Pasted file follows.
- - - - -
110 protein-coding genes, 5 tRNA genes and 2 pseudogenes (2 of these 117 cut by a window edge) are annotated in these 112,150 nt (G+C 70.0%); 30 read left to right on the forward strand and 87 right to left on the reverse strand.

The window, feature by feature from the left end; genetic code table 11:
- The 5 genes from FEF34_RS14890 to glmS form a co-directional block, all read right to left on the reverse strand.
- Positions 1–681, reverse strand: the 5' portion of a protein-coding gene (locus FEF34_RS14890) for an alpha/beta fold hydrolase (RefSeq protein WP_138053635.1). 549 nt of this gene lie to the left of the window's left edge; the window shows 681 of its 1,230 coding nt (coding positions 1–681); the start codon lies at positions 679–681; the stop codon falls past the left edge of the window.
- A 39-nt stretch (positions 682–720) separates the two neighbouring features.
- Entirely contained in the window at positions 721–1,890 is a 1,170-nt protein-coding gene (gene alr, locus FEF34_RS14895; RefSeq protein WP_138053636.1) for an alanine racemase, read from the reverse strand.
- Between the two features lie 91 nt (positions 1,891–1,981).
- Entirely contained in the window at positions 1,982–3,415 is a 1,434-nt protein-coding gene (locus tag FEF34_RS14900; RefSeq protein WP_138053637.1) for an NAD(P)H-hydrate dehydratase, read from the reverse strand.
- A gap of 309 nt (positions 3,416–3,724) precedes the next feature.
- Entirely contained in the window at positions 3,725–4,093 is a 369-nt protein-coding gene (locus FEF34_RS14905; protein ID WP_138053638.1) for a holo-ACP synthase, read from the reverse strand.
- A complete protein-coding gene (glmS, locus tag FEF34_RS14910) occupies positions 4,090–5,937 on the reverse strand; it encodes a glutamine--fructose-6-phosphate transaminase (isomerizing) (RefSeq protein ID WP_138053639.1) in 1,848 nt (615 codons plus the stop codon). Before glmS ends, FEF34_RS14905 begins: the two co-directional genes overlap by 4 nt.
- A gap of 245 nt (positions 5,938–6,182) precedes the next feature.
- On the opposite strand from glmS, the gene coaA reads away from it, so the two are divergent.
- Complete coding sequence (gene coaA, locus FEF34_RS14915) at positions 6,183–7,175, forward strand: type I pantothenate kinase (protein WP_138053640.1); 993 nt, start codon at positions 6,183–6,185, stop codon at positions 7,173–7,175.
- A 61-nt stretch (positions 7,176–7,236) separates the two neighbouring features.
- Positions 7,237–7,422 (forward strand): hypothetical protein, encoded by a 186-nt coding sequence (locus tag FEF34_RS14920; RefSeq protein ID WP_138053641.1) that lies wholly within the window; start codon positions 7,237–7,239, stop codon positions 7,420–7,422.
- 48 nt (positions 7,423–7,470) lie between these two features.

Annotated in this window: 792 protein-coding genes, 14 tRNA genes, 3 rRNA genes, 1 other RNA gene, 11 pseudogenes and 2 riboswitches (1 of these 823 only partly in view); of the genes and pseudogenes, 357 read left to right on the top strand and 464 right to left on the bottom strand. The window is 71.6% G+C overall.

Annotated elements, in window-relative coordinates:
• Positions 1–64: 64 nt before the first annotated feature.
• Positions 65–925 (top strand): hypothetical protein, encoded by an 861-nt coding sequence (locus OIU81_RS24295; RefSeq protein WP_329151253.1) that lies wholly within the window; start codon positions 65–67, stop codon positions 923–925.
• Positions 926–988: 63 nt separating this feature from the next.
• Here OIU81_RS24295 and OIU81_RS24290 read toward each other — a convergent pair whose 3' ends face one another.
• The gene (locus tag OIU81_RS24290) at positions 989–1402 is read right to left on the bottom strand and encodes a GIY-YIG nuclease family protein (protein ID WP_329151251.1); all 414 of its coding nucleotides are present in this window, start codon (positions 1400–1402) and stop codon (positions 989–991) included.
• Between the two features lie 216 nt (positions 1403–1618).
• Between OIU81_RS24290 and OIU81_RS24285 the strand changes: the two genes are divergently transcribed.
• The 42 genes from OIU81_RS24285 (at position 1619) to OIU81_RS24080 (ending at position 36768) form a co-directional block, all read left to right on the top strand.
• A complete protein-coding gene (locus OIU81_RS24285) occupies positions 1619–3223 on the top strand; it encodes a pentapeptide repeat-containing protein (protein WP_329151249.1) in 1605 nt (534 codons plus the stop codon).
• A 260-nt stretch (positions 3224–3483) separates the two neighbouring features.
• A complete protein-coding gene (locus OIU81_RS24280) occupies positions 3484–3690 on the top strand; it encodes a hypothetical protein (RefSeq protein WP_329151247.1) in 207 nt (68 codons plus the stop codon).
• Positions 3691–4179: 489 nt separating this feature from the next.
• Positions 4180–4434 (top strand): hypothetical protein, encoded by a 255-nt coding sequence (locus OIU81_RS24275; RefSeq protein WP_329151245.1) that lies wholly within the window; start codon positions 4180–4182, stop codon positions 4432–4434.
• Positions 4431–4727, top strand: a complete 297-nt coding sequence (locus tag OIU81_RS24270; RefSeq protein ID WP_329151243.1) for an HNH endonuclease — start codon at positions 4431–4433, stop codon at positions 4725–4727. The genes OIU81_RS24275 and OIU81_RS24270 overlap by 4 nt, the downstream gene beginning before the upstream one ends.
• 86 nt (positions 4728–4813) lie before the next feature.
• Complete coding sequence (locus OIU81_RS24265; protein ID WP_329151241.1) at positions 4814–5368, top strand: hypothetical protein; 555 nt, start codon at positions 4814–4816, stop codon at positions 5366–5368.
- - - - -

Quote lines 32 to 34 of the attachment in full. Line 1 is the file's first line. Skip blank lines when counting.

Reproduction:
• Positions 4180–4434 (top strand): hypothetical protein, encoded by a 255-nt coding sequence (locus OIU81_RS24275; RefSeq protein WP_329151245.1) that lies wholly within the window; start codon positions 4180–4182, stop codon positions 4432–4434.
• Positions 4431–4727, top strand: a complete 297-nt coding sequence (locus tag OIU81_RS24270; RefSeq protein ID WP_329151243.1) for an HNH endonuclease — start codon at positions 4431–4433, stop codon at positions 4725–4727. The genes OIU81_RS24275 and OIU81_RS24270 overlap by 4 nt, the downstream gene beginning before the upstream one ends.
• 86 nt (positions 4728–4813) lie before the next feature.